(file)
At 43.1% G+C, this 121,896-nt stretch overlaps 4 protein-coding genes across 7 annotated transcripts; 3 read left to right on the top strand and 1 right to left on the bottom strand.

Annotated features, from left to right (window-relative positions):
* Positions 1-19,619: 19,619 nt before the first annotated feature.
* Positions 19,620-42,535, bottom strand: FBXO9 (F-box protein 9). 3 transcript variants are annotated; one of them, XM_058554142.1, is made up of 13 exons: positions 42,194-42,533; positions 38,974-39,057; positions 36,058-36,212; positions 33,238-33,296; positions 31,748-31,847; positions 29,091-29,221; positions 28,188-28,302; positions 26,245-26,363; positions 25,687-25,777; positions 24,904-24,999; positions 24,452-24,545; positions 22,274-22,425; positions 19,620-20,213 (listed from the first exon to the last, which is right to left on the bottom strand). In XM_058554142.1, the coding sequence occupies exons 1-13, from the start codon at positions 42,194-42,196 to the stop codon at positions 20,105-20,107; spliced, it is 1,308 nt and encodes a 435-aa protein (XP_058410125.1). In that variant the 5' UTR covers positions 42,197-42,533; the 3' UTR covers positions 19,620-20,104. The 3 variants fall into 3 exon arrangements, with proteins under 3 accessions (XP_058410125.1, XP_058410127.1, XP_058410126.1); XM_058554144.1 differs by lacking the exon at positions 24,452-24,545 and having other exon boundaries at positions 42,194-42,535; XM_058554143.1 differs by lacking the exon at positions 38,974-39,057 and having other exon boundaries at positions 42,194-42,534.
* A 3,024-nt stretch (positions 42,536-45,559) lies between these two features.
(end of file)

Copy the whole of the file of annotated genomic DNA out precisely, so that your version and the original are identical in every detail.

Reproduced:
At 43.1% G+C, this 121,896-nt stretch overlaps 4 protein-coding genes across 7 annotated transcripts; 3 read left to right on the top strand and 1 right to left on the bottom strand.

Annotated features, from left to right (window-relative positions):
* Positions 1-19,619: 19,619 nt before the first annotated feature.
* Positions 19,620-42,535, bottom strand: FBXO9 (F-box protein 9). 3 transcript variants are annotated; one of them, XM_058554142.1, is made up of 13 exons: positions 42,194-42,533; positions 38,974-39,057; positions 36,058-36,212; positions 33,238-33,296; positions 31,748-31,847; positions 29,091-29,221; positions 28,188-28,302; positions 26,245-26,363; positions 25,687-25,777; positions 24,904-24,999; positions 24,452-24,545; positions 22,274-22,425; positions 19,620-20,213 (listed from the first exon to the last, which is right to left on the bottom strand). In XM_058554142.1, the coding sequence occupies exons 1-13, from the start codon at positions 42,194-42,196 to the stop codon at positions 20,105-20,107; spliced, it is 1,308 nt and encodes a 435-aa protein (XP_058410125.1). In that variant the 5' UTR covers positions 42,197-42,533; the 3' UTR covers positions 19,620-20,104. The 3 variants fall into 3 exon arrangements, with proteins under 3 accessions (XP_058410125.1, XP_058410127.1, XP_058410126.1); XM_058554144.1 differs by lacking the exon at positions 24,452-24,545 and having other exon boundaries at positions 42,194-42,535; XM_058554143.1 differs by lacking the exon at positions 38,974-39,057 and having other exon boundaries at positions 42,194-42,534.
* A 3,024-nt stretch (positions 42,536-45,559) lies between these two features.